On Dec 8, 7:55 pm, "Just Another Victim of the Ambient Morality"
<ihates... / hotmail.com> wrote:
>     So, I had a conversation with a colleague of mine and he brought up a
> feature request for another language that is a lot like Ruby but is not
> Ruby.  It was an interesting request and, after I had thought about it a
> bit, I discovered that I would like this feature, too!
>
>     The two most popular sources of bugs for me when programming in Ruby
> are:
>
> 1)  Passing the wrong object as a parameter to a method.

  def some_method(a,b,c)
    contract_for_some_method(a,b,c) if $DEBUG
    ...
  end

  def contract_for_some_method(a,b,c)
    raise ArgumentError unless a.is_a?(Foo)
    raise ArgumentError unless b.is_a?(Bar)
    raise ArgumentError unless c.is_a?(Baz)
    # or whatever
  end

> 2)  Accidentally creating a new variable.
>
>     Unfortunately for me, very little can be done about my first point.  I
> understand and enjoy the power of duck-typing, which specifically allows me
> to exercise this bug.
>     However, something can be done about the second point.  Let me exemplify
> the problem:
>
> list = create_useful_list
>
> if should_modify_list(list)
>     # I meant to modify the variable "list" here...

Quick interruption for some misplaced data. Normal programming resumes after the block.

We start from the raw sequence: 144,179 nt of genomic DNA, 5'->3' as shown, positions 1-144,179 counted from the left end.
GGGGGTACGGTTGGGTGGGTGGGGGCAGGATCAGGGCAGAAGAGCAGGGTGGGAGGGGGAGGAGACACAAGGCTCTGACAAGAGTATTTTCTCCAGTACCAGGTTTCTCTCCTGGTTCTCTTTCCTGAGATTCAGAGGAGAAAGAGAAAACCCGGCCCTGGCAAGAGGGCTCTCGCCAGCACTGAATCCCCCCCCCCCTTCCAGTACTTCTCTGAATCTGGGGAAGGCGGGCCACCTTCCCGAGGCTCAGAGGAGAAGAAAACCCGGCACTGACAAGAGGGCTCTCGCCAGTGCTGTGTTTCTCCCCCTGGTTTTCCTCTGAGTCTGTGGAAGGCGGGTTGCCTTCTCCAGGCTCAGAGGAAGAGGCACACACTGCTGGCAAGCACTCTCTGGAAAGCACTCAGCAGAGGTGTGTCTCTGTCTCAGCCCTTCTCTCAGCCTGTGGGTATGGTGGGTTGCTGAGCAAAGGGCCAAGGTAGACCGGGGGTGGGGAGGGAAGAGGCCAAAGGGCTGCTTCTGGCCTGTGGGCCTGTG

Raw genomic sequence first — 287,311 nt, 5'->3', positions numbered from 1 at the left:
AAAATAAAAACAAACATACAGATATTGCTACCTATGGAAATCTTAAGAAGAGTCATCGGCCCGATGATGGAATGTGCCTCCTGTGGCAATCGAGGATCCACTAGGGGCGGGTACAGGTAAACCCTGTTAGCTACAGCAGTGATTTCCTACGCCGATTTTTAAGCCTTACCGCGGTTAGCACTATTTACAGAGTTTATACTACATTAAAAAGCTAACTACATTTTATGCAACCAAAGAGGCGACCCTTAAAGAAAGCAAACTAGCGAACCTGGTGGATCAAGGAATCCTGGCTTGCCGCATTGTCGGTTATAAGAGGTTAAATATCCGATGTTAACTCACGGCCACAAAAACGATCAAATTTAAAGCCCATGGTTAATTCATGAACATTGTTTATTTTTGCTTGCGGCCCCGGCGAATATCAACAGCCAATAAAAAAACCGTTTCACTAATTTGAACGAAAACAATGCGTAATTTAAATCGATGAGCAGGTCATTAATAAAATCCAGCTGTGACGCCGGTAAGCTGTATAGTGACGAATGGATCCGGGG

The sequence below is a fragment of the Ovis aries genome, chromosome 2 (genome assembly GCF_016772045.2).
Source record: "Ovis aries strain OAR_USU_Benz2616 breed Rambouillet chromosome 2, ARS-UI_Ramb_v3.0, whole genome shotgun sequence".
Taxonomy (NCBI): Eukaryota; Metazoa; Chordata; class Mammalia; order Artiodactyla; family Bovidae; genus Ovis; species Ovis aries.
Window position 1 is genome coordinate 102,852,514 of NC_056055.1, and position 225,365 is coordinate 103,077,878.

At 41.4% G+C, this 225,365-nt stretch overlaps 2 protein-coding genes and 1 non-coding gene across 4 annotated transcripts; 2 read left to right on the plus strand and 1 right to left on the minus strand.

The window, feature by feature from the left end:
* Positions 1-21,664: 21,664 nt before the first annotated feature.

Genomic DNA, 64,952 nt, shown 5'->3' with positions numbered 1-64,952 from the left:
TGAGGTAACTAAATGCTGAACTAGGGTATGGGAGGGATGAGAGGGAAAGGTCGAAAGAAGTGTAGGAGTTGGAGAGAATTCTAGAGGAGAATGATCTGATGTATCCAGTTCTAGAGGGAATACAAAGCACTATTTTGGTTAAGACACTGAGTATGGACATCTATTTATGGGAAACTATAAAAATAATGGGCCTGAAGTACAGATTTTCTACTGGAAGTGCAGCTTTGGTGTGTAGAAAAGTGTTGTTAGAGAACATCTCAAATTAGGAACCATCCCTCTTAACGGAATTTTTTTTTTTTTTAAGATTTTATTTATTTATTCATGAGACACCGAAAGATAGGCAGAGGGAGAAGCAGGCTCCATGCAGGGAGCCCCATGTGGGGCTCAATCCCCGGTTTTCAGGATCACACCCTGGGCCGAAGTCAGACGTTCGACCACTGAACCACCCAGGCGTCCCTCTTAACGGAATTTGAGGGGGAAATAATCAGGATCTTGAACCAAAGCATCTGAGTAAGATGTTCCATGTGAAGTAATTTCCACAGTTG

>     liist = modify_list(list)
> end
>
> use_list(list)
>
>     ...obviously, this is a seriously contrived example but it should
> clarify my point.  I so amazingly meant to assign to the pre-existing
> variable "list" but I accidentally created a new variable.  It's not even
> typos with me.  I often thought I named a variable something descriptive
> when I actually named it something else equally descriptive.  This can be a
> surprisingly annoying bug to track...
>     A solution to my problem would be to require variable declarations.
> Something like the "my" keyword of a strict PERL script.  Ruby would
> probably not use "my," despite its PERL roots.  Maybe "var?"
>
> var list = create_useful_list
>
> if should_modify_list(list)
>     # A compile time error will occur here...
>     # ...after 1.9 is released...
>     liist = modify_list(list)
> end
>
> use_list(list)
>
>     What do you all think?
>     Thank you...

Why do you have troubles like this? How big are your methods? Keep
them small and this, I think, would be very rare.

The most annoying bug I ever have is tracking an errant "end".

T.